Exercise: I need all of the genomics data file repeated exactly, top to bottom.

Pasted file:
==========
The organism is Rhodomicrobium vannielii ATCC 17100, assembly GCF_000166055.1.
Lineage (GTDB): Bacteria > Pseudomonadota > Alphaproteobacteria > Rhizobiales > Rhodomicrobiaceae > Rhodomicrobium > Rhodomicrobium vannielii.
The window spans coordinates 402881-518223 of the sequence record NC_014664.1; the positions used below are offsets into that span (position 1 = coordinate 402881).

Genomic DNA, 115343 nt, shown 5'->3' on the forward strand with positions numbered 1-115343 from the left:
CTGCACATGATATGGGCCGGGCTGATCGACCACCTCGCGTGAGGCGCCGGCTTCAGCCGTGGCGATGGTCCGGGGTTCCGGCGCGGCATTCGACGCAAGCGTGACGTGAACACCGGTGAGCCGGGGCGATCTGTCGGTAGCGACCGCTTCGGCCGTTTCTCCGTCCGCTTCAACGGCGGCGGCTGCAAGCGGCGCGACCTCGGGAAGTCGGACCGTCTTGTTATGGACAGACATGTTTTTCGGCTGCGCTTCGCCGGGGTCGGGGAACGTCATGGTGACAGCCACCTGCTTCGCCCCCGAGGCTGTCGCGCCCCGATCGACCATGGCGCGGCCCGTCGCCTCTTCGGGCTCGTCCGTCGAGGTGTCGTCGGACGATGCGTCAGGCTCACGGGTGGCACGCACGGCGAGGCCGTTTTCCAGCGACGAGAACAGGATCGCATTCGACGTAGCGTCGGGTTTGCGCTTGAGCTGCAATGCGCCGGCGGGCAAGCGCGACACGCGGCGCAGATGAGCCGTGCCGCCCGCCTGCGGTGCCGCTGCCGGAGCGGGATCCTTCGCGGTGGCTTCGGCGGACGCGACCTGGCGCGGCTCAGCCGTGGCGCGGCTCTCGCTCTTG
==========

The organism is Rhodomicrobium vannielii ATCC 17100, assembly GCF_000166055.1.
Lineage (GTDB): Bacteria > Pseudomonadota > Alphaproteobacteria > Rhizobiales > Rhodomicrobiaceae > Rhodomicrobium > Rhodomicrobium vannielii.
The window spans coordinates 402881-518223 of the sequence record NC_014664.1; the positions used below are offsets into that span (position 1 = coordinate 402881).

Genomic DNA, 115343 nt, shown 5'->3' on the forward strand with positions numbered 1-115343 from the left:
CTGCACATGATATGGGCCGGGCTGATCGACCACCTCGCGTGAGGCGCCGGCTTCAGCCGTGGCGATGGTCCGGGGTTCCGGCGCGGCATTCGACGCAAGCGTGACGTGAACACCGGTGAGCCGGGGCGATCTGTCGGTAGCGACCGCTTCGGCCGTTTCTCCGTCCGCTTCAACGGCGGCGGCTGCAAGCGGCGCGACCTCGGGAAGTCGGACCGTCTTGTTATGGACAGACATGTTTTTCGGCTGCGCTTCGCCGGGGTCGGGGAACGTCATGGTGACAGCCACCTGCTTCGCCCCCGAGGCTGTCGCGCCCCGATCGACCATGGCGCGGCCCGTCGCCTCTTCGGGCTCGTCCGTCGAGGTGTCGTCGGACGATGCGTCAGGCTCACGGGTGGCACGCACGGCGAGGCCGTTTTCCAGCGACGAGAACAGGATCGCATTCGACGTAGCGTCGGGTTTGCGCTTGAGCTGCAATGCGCCGGCGGGCAAGCGCGACACGCGGCGCAGATGAGCCGTGCCGCCCGCCTGCGGTGCCGCTGCCGGAGCGGGATCCTTCGCGGTGGCTTCGGCGGACGCGACCTGGCGCGGCTCAGCCGTGGCGCGGCTCTCGCTCTTG